The Royal Mile, Edinburgh – 1

The Royal Mile is the name given to a succession of streets forming the main thoroughfare of the Old Town. With all the historic buildings along this street, it came as a surprise to me to learn the name ‘Royal Mile’ was only coined in 1901 in W M Gilbert’s Edinburgh in the Nineteenth Century. The name was further popularised as the title of a guidebook, published in 1920. The Royal Mile runs uphill from Holyrood Palace to the Castle. East to West it comprises Abbey Strand, Canongate, High Street, Lawnmarket, and Castlehill.

Visitors can spend an entire day sampling all the delights and sights along this single street in Scotland’s capital and that’s without doing any shopping. It’s always better to see a few things well than to see many things fleetingly, so pick your favourites and choose to spend more time at them.

Abbey Strand is the shortest of the five named parts of the Royal Mile and is only as long as the Queen’s Gallery, where items in the Royal collection are exhibited in the former Holyrood Free Church. There are also the remains of the gatehouse of Holyrood Palace built by James IV. The coat-of-arms set in the wall belong to James V and is not an original. With Holyrood at your back and looking up the Royal Mile, the modern building to the left is the Scottish Parliament. Work began in June 1999 and Members of the Scottish Parliament (MSPs) held their first debate on 7 September 2004. Enric Miralles, the Catalan architect who designed the building, died before its completion.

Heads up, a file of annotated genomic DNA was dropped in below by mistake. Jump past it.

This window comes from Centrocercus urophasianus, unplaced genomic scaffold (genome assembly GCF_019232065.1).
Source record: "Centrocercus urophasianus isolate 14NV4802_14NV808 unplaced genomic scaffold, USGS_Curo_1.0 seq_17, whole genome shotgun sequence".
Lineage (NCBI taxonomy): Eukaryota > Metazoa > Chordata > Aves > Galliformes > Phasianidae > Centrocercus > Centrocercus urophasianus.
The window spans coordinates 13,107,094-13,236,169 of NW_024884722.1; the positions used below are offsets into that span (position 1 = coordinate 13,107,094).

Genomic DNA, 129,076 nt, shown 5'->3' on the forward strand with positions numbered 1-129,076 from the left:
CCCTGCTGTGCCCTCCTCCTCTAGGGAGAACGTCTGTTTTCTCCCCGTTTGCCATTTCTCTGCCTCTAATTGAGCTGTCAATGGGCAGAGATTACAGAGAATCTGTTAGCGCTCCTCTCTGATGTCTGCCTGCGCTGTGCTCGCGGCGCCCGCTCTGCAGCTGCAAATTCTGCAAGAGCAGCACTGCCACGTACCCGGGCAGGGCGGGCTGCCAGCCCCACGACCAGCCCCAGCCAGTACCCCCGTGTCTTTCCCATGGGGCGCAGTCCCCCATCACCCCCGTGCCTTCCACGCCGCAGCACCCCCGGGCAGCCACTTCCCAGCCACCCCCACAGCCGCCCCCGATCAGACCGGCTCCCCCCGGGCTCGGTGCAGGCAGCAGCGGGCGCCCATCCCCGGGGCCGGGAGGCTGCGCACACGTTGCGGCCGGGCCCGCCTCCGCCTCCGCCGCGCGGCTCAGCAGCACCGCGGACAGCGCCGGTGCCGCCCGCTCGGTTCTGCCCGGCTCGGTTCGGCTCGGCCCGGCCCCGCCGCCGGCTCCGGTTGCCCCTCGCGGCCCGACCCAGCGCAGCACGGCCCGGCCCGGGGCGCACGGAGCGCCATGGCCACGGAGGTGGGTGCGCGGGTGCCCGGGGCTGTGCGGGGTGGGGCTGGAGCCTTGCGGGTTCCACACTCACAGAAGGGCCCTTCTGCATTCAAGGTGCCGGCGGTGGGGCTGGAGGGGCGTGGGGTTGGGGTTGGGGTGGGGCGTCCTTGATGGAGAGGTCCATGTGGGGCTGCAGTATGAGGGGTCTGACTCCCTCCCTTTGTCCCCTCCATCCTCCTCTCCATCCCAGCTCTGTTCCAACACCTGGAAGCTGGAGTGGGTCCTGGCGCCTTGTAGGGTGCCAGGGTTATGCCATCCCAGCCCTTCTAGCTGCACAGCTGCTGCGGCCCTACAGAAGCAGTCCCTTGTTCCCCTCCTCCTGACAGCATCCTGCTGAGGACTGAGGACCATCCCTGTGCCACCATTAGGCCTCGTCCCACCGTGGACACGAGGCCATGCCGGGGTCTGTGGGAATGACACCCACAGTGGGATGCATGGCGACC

Published by Julian Worker

I was born in Leicester. I attended school in Yorkshire and University in Liverpool. I have been to 93 countries and territories including The Balkans and Armenia in 2015, France and Slovakia in 2016, and some of the Greek Islands in 2017. My sense of humour is distilled from The Goons, Monty Python, Fawlty Towers, and Midsomer Murders. I love being creative in my writing and I love writing about travelling. My next books are a travel book about Greece and a novel inspired by Brexit.

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